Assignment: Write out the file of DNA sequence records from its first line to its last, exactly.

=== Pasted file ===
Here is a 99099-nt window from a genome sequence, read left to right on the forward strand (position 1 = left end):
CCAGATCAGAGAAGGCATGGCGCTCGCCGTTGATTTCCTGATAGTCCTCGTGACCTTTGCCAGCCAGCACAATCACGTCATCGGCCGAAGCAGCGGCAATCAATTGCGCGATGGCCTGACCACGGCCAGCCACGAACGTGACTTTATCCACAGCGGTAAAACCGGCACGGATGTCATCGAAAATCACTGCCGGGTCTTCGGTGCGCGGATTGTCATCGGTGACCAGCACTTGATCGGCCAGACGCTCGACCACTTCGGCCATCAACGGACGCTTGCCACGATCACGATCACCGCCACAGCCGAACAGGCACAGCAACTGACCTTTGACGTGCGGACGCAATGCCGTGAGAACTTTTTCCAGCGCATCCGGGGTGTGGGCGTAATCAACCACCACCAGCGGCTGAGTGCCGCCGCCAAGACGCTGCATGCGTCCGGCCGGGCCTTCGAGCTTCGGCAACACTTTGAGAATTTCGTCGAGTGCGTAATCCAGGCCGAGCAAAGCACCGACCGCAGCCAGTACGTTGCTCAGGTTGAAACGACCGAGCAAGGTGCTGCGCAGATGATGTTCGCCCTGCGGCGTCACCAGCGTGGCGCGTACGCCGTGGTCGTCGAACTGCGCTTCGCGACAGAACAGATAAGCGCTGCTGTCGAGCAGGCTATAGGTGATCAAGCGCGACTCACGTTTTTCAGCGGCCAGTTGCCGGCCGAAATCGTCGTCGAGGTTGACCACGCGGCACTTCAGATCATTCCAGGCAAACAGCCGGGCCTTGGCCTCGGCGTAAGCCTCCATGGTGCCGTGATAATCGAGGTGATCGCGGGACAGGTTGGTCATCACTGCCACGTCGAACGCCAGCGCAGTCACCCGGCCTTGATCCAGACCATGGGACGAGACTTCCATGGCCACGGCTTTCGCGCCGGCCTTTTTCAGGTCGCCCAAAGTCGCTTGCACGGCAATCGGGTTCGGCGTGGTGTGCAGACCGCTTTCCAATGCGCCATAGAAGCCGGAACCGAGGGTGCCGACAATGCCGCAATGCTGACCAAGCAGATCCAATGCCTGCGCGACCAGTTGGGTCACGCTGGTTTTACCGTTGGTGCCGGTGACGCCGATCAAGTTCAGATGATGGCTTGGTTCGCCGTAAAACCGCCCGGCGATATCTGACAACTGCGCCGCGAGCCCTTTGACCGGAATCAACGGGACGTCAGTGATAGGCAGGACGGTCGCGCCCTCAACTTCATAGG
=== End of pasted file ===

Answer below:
Here is a 99099-nt window from a genome sequence, read left to right on the forward strand (position 1 = left end):
CCAGATCAGAGAAGGCATGGCGCTCGCCGTTGATTTCCTGATAGTCCTCGTGACCTTTGCCAGCCAGCACAATCACGTCATCGGCCGAAGCAGCGGCAATCAATTGCGCGATGGCCTGACCACGGCCAGCCACGAACGTGACTTTATCCACAGCGGTAAAACCGGCACGGATGTCATCGAAAATCACTGCCGGGTCTTCGGTGCGCGGATTGTCATCGGTGACCAGCACTTGATCGGCCAGACGCTCGACCACTTCGGCCATCAACGGACGCTTGCCACGATCACGATCACCGCCACAGCCGAACAGGCACAGCAACTGACCTTTGACGTGCGGACGCAATGCCGTGAGAACTTTTTCCAGCGCATCCGGGGTGTGGGCGTAATCAACCACCACCAGCGGCTGAGTGCCGCCGCCAAGACGCTGCATGCGTCCGGCCGGGCCTTCGAGCTTCGGCAACACTTTGAGAATTTCGTCGAGTGCGTAATCCAGGCCGAGCAAAGCACCGACCGCAGCCAGTACGTTGCTCAGGTTGAAACGACCGAGCAAGGTGCTGCGCAGATGATGTTCGCCCTGCGGCGTCACCAGCGTGGCGCGTACGCCGTGGTCGTCGAACTGCGCTTCGCGACAGAACAGATAAGCGCTGCTGTCGAGCAGGCTATAGGTGATCAAGCGCGACTCACGTTTTTCAGCGGCCAGTTGCCGGCCGAAATCGTCGTCGAGGTTGACCACGCGGCACTTCAGATCATTCCAGGCAAACAGCCGGGCCTTGGCCTCGGCGTAAGCCTCCATGGTGCCGTGATAATCGAGGTGATCGCGGGACAGGTTGGTCATCACTGCCACGTCGAACGCCAGCGCAGTCACCCGGCCTTGATCCAGACCATGGGACGAGACTTCCATGGCCACGGCTTTCGCGCCGGCCTTTTTCAGGTCGCCCAAAGTCGCTTGCACGGCAATCGGGTTCGGCGTGGTGTGCAGACCGCTTTCCAATGCGCCATAGAAGCCGGAACCGAGGGTGCCGACAATGCCGCAATGCTGACCAAGCAGATCCAATGCCTGCGCGACCAGTTGGGTCACGCTGGTTTTACCGTTGGTGCCGGTGACGCCGATCAAGTTCAGATGATGGCTTGGTTCGCCGTAAAACCGCCCGGCGATATCTGACAACTGCGCCGCGAGCCCTTTGACCGGAATCAACGGGACGTCAGTGATAGGCAGGACGGTCGCGCCCTCAACTTCATAGG